I don’t regret smacking my children, Blunkett says

By Joe Murphy
Political Editor

DAVID BLUNKETT, the Education Secretary, yesterday admitted that he had smacked his children when they were naughty.

The minister confirmed that he resorted to corporal punishment with each of his three children and said that he had no regrets about it and that it had worked. Mr Blunkett spoke out as he became embroiled in a row with childcare pressure groups which are demanding that the Government makes it illegal for parents and nannies to smack children.

In a move which infuriated the groups, he is pressing ahead with plans to allow childminders to smack children in their care and to smoke in front of them, provided that they have the consent of parents. He told The Telegraph: “I think I probably smacked each of my three children two or three times over the whole of their childhood when I thought it was the only way of getting the message across.”

“It worked at the time,” he added. “It was a last resort on these occasions and I do not believe anyone should smack their children on a regular basis, day in, day out. Smacking as a constant method of control is not effective in the end. However, I do believe that the right to smack in exceptional circumstances is one which should remain with parents and with childcarers who are carrying out the explicit wishes of parents.”

Tony Blair has also confessed to smacking his children when they were younger but, unlike Mr Blunkett, he said he wished he had not done so. The Prime Minister said in an interview in 1997: “I smacked them occasionally if they were really naughty or did something nasty to another child, but I always regretted it because there are lots of ways of disciplining a child and I do not believe belting is the best way. There is a clear dividing line between administering discipline on the one hand and violence on the other.”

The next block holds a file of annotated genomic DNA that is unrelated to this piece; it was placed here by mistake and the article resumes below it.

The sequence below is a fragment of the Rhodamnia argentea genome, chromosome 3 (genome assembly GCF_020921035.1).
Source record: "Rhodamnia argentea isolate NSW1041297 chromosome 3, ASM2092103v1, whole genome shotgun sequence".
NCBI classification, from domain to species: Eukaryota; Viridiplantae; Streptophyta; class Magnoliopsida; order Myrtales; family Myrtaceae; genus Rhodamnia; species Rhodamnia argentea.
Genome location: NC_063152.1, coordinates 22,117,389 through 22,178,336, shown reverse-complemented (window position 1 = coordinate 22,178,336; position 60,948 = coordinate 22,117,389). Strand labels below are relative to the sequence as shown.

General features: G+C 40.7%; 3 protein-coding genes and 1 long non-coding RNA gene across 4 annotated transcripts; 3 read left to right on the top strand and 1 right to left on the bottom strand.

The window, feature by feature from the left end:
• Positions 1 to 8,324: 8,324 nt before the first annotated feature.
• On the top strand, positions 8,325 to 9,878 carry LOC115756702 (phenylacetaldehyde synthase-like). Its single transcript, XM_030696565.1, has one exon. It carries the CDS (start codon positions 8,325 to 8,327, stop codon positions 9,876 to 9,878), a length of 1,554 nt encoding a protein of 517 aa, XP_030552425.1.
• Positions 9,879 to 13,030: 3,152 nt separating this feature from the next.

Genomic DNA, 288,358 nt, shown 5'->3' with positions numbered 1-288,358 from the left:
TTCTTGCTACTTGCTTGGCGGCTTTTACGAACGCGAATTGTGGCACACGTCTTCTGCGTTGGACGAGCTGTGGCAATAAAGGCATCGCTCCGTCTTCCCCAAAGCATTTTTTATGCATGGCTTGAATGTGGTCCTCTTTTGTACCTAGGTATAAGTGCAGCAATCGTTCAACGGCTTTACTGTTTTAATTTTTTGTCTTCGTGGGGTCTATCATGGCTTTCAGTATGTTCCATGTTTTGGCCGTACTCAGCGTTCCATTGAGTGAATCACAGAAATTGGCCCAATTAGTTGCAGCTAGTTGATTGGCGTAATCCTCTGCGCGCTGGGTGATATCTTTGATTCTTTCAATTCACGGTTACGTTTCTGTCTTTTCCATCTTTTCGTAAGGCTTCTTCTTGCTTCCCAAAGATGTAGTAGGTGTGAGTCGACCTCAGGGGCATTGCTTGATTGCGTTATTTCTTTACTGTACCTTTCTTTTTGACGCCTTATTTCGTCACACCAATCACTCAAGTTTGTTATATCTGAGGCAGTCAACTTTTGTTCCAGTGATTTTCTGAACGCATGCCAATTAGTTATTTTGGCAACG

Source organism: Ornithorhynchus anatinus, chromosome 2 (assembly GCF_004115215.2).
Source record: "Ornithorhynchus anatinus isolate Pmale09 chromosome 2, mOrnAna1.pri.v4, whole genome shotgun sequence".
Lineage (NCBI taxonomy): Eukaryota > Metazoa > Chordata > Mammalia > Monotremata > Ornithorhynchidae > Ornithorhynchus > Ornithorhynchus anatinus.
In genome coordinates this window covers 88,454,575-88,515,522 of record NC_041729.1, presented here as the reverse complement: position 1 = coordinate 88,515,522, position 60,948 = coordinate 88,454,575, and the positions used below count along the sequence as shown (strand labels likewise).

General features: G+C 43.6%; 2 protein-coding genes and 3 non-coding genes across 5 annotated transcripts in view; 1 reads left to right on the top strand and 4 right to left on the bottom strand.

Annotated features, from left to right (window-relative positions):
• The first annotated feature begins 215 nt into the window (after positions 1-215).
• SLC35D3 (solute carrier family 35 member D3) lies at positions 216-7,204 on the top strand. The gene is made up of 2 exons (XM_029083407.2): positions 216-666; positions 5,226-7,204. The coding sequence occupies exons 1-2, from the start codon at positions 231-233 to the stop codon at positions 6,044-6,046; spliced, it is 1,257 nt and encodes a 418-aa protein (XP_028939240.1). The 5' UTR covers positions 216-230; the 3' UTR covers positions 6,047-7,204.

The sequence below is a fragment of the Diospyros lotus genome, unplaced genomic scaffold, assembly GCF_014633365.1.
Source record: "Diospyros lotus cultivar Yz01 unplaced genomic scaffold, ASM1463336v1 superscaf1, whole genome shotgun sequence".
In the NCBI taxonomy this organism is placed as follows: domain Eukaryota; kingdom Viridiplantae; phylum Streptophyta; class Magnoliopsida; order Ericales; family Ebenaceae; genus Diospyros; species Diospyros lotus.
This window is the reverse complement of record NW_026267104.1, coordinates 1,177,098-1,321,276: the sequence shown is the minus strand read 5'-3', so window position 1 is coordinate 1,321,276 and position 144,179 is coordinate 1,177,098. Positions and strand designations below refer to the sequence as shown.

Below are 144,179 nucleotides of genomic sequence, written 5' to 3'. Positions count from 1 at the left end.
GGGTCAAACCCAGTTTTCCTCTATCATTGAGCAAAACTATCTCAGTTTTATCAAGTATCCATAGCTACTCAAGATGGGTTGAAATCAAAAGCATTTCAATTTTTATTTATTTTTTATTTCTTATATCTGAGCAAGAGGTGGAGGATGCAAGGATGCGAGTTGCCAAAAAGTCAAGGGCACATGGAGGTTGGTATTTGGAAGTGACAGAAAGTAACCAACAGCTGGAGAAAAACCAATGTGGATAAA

Mr Blunkett, who has three sons who are now adults – Alastair, Hugh and Andrew – is standing firm against pressure to ban childminders from using physical punishment because he believes it is the “thin end of the wedge” and that campaigners, if successful, will want to have parents banned from smacking.

He said: “This is one issue where the role of government and the state should not be extended into people’s homes. It should be for parents to decide for themselves.”

Yesterday, he announced the results of an opinion survey commissioned by the Government which showed that 84 per cent of parents believed that they, and not the state, should have the right to choose how they and their childminders disciplined their children. Childcare professionals, however, said his stance was “illogical and inconsistent” because smacking is banned in nurseries and playgroups.

Stephen Burke, director of the Daycare Trust charity, said: “Parents across the country have told us that childcare providers should not smack children in their care. Why does the Government think it’s okay for childminders to smoke or smack children, but at the same time ban smacking and smoking in all other childcare settings?”

Patricia Pritchard, of the Professional Association of Nursery Nurses, dismissed the opinion poll. She said that all it showed was that the Government was “hell-bent” on ignoring the childminding profession. “I don’t imagine any childminder will put this into practice, with or without parents’ consent.”